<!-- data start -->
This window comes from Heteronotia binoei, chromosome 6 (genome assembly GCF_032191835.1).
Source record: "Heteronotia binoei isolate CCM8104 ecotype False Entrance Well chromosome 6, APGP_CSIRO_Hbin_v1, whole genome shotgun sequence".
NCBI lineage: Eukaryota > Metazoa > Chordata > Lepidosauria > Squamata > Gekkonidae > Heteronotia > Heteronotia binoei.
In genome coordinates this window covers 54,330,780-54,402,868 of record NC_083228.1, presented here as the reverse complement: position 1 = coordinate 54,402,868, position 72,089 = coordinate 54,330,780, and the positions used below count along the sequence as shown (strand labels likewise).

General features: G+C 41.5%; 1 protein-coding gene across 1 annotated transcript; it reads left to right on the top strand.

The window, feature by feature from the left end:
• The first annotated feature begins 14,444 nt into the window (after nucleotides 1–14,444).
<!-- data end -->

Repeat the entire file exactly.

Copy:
This window comes from Heteronotia binoei, chromosome 6 (genome assembly GCF_032191835.1).
Source record: "Heteronotia binoei isolate CCM8104 ecotype False Entrance Well chromosome 6, APGP_CSIRO_Hbin_v1, whole genome shotgun sequence".
NCBI lineage: Eukaryota > Metazoa > Chordata > Lepidosauria > Squamata > Gekkonidae > Heteronotia > Heteronotia binoei.
In genome coordinates this window covers 54,330,780-54,402,868 of record NC_083228.1, presented here as the reverse complement: position 1 = coordinate 54,402,868, position 72,089 = coordinate 54,330,780, and the positions used below count along the sequence as shown (strand labels likewise).

General features: G+C 41.5%; 1 protein-coding gene across 1 annotated transcript; it reads left to right on the top strand.

The window, feature by feature from the left end:
• The first annotated feature begins 14,444 nt into the window (after nucleotides 1–14,444).